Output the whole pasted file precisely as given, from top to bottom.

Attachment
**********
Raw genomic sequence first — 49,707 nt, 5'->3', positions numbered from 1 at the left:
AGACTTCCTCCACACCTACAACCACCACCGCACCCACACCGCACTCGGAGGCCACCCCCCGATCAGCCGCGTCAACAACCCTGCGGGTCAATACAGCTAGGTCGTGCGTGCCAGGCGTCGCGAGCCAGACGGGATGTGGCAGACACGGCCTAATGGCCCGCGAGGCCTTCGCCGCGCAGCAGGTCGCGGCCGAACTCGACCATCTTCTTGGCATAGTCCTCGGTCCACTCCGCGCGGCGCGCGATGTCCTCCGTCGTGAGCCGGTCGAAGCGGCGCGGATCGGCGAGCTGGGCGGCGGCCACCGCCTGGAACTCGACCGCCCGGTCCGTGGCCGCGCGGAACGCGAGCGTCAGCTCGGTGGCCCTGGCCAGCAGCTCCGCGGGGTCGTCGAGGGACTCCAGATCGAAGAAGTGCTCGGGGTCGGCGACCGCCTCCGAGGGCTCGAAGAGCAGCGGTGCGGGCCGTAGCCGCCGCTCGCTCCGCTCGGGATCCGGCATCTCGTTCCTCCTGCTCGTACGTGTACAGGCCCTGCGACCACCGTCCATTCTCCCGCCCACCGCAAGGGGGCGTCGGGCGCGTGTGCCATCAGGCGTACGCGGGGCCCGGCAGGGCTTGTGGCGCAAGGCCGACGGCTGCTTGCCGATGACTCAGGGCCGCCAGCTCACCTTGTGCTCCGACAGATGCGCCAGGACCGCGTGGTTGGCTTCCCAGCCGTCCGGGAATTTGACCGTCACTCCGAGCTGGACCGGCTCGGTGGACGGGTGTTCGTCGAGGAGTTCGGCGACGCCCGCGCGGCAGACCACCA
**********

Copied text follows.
Raw genomic sequence first — 49,707 nt, 5'->3', positions numbered from 1 at the left:
AGACTTCCTCCACACCTACAACCACCACCGCACCCACACCGCACTCGGAGGCCACCCCCCGATCAGCCGCGTCAACAACCCTGCGGGTCAATACAGCTAGGTCGTGCGTGCCAGGCGTCGCGAGCCAGACGGGATGTGGCAGACACGGCCTAATGGCCCGCGAGGCCTTCGCCGCGCAGCAGGTCGCGGCCGAACTCGACCATCTTCTTGGCATAGTCCTCGGTCCACTCCGCGCGGCGCGCGATGTCCTCCGTCGTGAGCCGGTCGAAGCGGCGCGGATCGGCGAGCTGGGCGGCGGCCACCGCCTGGAACTCGACCGCCCGGTCCGTGGCCGCGCGGAACGCGAGCGTCAGCTCGGTGGCCCTGGCCAGCAGCTCCGCGGGGTCGTCGAGGGACTCCAGATCGAAGAAGTGCTCGGGGTCGGCGACCGCCTCCGAGGGCTCGAAGAGCAGCGGTGCGGGCCGTAGCCGCCGCTCGCTCCGCTCGGGATCCGGCATCTCGTTCCTCCTGCTCGTACGTGTACAGGCCCTGCGACCACCGTCCATTCTCCCGCCCACCGCAAGGGGGCGTCGGGCGCGTGTGCCATCAGGCGTACGCGGGGCCCGGCAGGGCTTGTGGCGCAAGGCCGACGGCTGCTTGCCGATGACTCAGGGCCGCCAGCTCACCTTGTGCTCCGACAGATGCGCCAGGACCGCGTGGTTGGCTTCCCAGCCGTCCGGGAATTTGACCGTCACTCCGAGCTGGACCGGCTCGGTGGACGGGTGTTCGTCGAGGAGTTCGGCGACGCCCGCGCGGCAGACCACCA